But, this year is different. The Minotaur has been particularly violent and Theseus, the Athenian Prince, has come to enter the Labyrinth. Ariadne is immediately drawn to Theseus and her feelings just lead to a lot of questions. Can she really lead him to the Minotaur’s Maze? What if he dies? What if Theseus actually kills the minotaur and ends the contest? This conflict comes to head when Ariadne is told to pretend to help Theseus for higher ratings. As she spends more time with Theseus, she begins to see her world through his eyes, the horror of the maze, and the fakeness of the parties and the overly bright smiles.When confronted with the fakeness, Ariadne must make a choice: will she stay loyal to her family, or will she be loyal to herself? 

This is a fun take on the Greek myth of Ariadne and the Minotaur. Placing it in the context of a reality TV show brings up many questions about surveillance, truth, and authenticity. I found this book fascinating. I wanted to see if Roberson could pull off her premise. As a reader, I found myself asking if it is realistic that a modern country would do something as barbaric as feed people to a minotaur, but then the reality TV aspect really shows how people are “fed” to social media and the press. Overall, I think it works. It’s a fun read with a lot of suspense and teenage angst. For fans of Bull by David Elliot and older teen fans of Percy Jackson by Rick Riordan.


Monday, October 26, 2020

A Good Girl’s Guide to Murder

A Good Girl’s Guide to Murder
By Holly Jackson
Delacorte Press, 2020. 390 pages. Young Adult

For her senior project, Pippa Fitz-Amobi investigates a five-year-old murder that still affects her community. She doesn’t believe that Sal Singh murdered his girlfriend, Andie Bell, and then committed suicide the way the original investigation concludes. As her investigation progresses Pip uncovers a whole host of secrets people want to keep quiet, and soon she starts receiving notes demanding that she drop the project. Spurred on by the knowledge that she’s getting close, Pip doesn’t back down, but soon finds that the killer isn’t going to back down either.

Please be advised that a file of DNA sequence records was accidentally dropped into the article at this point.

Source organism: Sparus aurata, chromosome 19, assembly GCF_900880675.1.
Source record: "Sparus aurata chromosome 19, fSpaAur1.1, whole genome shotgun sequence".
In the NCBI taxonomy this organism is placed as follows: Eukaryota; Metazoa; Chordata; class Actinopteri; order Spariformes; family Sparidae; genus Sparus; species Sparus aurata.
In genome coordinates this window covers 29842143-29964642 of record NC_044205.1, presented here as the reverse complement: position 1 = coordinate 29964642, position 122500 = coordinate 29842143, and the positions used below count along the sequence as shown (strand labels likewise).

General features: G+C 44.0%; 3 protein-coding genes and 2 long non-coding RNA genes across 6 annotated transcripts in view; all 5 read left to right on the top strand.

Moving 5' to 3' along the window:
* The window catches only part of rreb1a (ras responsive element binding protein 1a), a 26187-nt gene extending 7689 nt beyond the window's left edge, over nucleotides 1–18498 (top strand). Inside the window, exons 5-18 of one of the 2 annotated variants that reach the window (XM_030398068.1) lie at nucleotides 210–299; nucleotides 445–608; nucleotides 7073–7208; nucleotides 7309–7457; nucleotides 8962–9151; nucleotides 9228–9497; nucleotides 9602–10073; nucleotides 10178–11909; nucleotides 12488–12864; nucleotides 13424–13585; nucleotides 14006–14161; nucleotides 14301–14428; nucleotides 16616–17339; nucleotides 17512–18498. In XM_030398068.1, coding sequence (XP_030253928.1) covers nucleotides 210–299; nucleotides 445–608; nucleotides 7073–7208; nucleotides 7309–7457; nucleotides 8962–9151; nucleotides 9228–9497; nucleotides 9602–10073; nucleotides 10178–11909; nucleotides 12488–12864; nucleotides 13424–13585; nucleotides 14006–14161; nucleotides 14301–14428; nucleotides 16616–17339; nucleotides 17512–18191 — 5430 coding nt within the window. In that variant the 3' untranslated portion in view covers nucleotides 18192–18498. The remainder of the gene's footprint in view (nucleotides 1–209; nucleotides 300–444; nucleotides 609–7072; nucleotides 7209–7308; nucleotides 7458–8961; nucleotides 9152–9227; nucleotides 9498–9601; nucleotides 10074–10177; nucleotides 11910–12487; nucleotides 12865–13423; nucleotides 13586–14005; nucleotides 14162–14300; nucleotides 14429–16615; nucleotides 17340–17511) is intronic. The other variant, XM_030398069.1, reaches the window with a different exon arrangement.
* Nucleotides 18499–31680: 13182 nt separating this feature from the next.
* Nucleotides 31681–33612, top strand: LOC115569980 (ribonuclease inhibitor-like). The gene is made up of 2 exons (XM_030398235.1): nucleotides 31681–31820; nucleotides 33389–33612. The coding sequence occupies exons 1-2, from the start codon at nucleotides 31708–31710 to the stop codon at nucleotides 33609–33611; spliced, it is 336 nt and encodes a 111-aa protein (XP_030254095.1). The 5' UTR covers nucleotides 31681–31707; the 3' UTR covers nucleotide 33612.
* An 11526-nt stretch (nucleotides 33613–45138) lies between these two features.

Pip is a smart, analytical girl, determined to find the truth and clear Sal’s name. She refuses to let prejudice and privilege stand in her way on her quest to uncover the truth. Her investigation log and transcripts are included throughout the text, allowing the reader to follow along and try solving the mystery with Pip. I loved it! The story progresses smoothly, allowing tension to gradually build, but so compelling it’s hard to put down. I found myself binging this book in one sitting, staying up until 1:00 AM to finish. Highly recommended for fans of Maureen Johnson’s TRULY DEVIOUS


Tuesday, October 20, 2020

I Was Told It Would Get Easier

I Was Told It Would Get Easier
By Abbi Waxman
Berkley, 2020. 352 pgs. Fiction

Jessica Burnstein is a successful attorney whose only daughter is about to leave for college.  They travel to the East Coast together for a college tour where she's hoping Emily will get a sense of the direction she'd like to go in, and she hopes that voluntarily traveling with a teenager won't be as crazy as it sounds.  Emily is feeling all the pressure of needing to start her life soon and have it all together.  But she doesn't know what she wants to do, and her lack of direction isn't helped by growing tensions at her school.  Jessica knows that these final years with her daughter are the end of an era, and she hopes they will be able to share a few more important memories together before her daughter leaves home.